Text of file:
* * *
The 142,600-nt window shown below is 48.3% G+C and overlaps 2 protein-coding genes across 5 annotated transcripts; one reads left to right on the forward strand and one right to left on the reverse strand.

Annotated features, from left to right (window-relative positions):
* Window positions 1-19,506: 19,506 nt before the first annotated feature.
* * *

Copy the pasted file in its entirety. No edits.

The 142,600-nt window shown below is 48.3% G+C and overlaps 2 protein-coding genes across 5 annotated transcripts; one reads left to right on the forward strand and one right to left on the reverse strand.

Annotated features, from left to right (window-relative positions):
* Window positions 1-19,506: 19,506 nt before the first annotated feature.